Whether you’re looking for Brie, cheddar, or something you’ve never heard of, cheese shopping should be the highlight of your week. Unfortunately, we’ve all had those unrewarding experiences where we walk out of a cheese shop feeling like a cultural degenerate; or, we get home and realize that the cheese we bought was overpriced and underwhelming.

Want to avoid these woes? Look for stellar cheese shops with smart staff and stinky selections. Here are 10 surefire signs you’ve come to the right place.

It smells like cheese in there.

A good cheese shop carries a range of cheeses, including cheeses that smell to high heaven. Ergo, even if you don’t love stinky cheeses, their presence is a good sign. You’ll find a wider range of new treasures at the smellier shops.

Cheeses are cut to order.

Cheese is freshest straight from the wheel. Once it’s cut, it quickly starts to degrade, both texturally and flavor-wise, and nobody has time for that. The shops that care most about you walking out with the best-quality cheese will either be entirely cut to order, or offer you the option of cutting down pieces that are pre-wrapped.

The store is staffed by humans.

For every 30 cheeses sold in a shop, there should be at least one human there to walk you through all those cheeses. What the heck is L’Etivaz? Sure, you could Google it, but if a cheese shop is serious about deliciousness, it’ll make sure to have someone there to explain.

No one makes you feel stupid.

Unless you were raised by French aristocrats, you may not know what a tomme is. That is fine. Your job isn’t to be the expert; your job is to find something that you’re excited about, with the help of your cheesemonger. If anyone working in the cheese shop makes you feel embarrassed for not being a cheese expert, march right out of that shop and never return.

10 telltale signs you're in a great cheese shop.

Cheesemongers are happy to do the work.

That ripe, gooey wheel of soft cheese you’re eying may be perfect for a party tonight, but not ideal for the brunch you want to throw this upcoming weekend. Luckily, it’s not your job to know the difference! Your cheesemonger should ask you questions like when you plan on serving the cheese, around how many people will be coming, and what you’ll be drinking (if you know). Buying cheese to pair with Netflix and comfy pants is different from buying cheese to serve at your boss’s upcoming dinner party, and either way, your cheesemonger should be able to steer you in the right direction.

You get to taste before you buy.

Cheese is made from milk, and milk is made from cows, which eat plants all day. Depending on what plants are in season, the milk might taste different, which may make the cheese different from the last time you had it. It may even vary by batch — last week, the cows were outside in the sun, and this week, the cows were inside the barn, taking shelter from the rain and eating hay. As a result, their milk will taste different. Even if you’re buying a favorite cheese that you have all the time, it’s worth giving it a taste to make sure it’s what you’re looking for today.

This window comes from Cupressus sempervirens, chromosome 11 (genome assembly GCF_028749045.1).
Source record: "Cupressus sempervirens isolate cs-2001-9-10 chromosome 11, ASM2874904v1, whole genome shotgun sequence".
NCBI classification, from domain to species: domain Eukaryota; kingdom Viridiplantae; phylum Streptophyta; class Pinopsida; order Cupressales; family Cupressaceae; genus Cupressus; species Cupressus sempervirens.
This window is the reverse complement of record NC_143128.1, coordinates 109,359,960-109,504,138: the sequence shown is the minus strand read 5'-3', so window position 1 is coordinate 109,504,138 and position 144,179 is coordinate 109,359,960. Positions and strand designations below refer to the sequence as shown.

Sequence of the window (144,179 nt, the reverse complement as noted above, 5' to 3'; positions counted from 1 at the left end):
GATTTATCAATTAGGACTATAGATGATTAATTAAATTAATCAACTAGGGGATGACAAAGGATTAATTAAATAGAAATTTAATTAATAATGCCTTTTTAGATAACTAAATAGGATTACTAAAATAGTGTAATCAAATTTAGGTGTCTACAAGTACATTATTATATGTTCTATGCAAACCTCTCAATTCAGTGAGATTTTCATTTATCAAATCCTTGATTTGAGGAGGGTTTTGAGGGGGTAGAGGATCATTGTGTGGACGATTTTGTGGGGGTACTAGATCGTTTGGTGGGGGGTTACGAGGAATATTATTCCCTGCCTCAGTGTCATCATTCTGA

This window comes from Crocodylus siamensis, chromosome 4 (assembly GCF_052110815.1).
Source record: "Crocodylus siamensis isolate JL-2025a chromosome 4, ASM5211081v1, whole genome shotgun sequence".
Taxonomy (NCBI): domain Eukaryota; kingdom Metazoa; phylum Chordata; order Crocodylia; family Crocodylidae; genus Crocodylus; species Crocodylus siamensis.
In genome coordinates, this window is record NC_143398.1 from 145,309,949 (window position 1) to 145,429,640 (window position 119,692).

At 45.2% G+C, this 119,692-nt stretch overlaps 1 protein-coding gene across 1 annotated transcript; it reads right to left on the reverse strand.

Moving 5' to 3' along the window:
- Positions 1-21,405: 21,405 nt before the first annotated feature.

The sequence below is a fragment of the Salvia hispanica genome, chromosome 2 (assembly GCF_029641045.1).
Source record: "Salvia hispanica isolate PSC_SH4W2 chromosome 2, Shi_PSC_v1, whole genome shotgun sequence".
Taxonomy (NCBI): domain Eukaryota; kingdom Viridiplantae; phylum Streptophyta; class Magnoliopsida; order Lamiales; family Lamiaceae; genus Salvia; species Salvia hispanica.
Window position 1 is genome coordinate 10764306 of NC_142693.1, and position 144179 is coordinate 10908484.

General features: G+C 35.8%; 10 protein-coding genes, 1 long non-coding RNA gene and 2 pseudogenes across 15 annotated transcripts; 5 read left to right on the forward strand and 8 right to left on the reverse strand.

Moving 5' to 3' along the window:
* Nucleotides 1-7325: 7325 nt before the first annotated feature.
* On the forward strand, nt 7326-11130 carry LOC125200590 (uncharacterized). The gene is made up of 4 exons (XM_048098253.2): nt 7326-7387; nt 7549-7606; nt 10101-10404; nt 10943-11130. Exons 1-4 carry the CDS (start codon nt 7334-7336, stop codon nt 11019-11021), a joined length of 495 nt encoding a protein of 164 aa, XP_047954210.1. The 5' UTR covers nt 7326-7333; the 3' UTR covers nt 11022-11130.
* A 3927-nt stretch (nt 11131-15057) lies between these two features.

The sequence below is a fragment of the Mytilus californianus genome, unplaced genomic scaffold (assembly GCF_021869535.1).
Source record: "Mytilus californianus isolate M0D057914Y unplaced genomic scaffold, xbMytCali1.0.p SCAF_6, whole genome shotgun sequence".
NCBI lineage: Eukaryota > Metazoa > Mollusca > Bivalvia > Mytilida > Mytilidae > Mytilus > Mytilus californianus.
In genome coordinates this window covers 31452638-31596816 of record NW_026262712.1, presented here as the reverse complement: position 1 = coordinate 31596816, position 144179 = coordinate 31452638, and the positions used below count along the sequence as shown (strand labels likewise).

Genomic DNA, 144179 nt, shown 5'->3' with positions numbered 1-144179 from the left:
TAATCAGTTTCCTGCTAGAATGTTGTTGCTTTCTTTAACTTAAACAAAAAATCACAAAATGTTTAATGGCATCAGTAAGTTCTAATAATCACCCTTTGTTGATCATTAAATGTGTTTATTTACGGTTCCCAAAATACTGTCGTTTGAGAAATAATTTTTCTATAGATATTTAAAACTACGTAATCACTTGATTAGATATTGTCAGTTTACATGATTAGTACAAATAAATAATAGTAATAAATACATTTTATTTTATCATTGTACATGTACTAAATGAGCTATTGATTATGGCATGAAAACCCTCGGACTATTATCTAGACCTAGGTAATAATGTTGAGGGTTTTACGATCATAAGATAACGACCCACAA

Pairings are (politely!) suggested.

While most mongers understand that their customers aren’t stopping by to spend their life savings, they also understand that cheese is an experience to be enjoyed, and that usually means having some other goodies to go along with it. Typically, that means bread or crackers, maybe honey, or perhaps a jar of local pickled vegetables. A good monger will suggest pairings right away — if they don’t, gently ask, “What else would be tasty with this cheese?”

There are both local and international options.

While there are some wonderful cheese shops that focus on American-made cheeses (such as NYC’s Saxelby Cheesemonger or Mission Cheese Shop in San Francisco), most should have a selection of both international classics and American standouts. If you just see Manchego, Parm, and Brie, that’s code for “we’re phoning it in.”

You are encouraged — but not bullied — to expand your comfort zone.

Sure, Brie is a treat, but have you tried Cremeux de Bourgogne? What about Harbison? A good monger will understand what you’re asking for, make sure you get it, and try to introduce you to something else you’ll love. When your job is selling joy in dairy form, how could you not?

You leave a bit happier than when you came in.

Listen, you just spent your hard-earned money on something that wasn’t strictly necessary for your survival. (Admittedly, sometimes cheese does feel necessary for survival.) If that experience didn’t spark some joy, someone messed up, and it wasn’t you. You should leave the shop feeling like you just had a delicious adventure.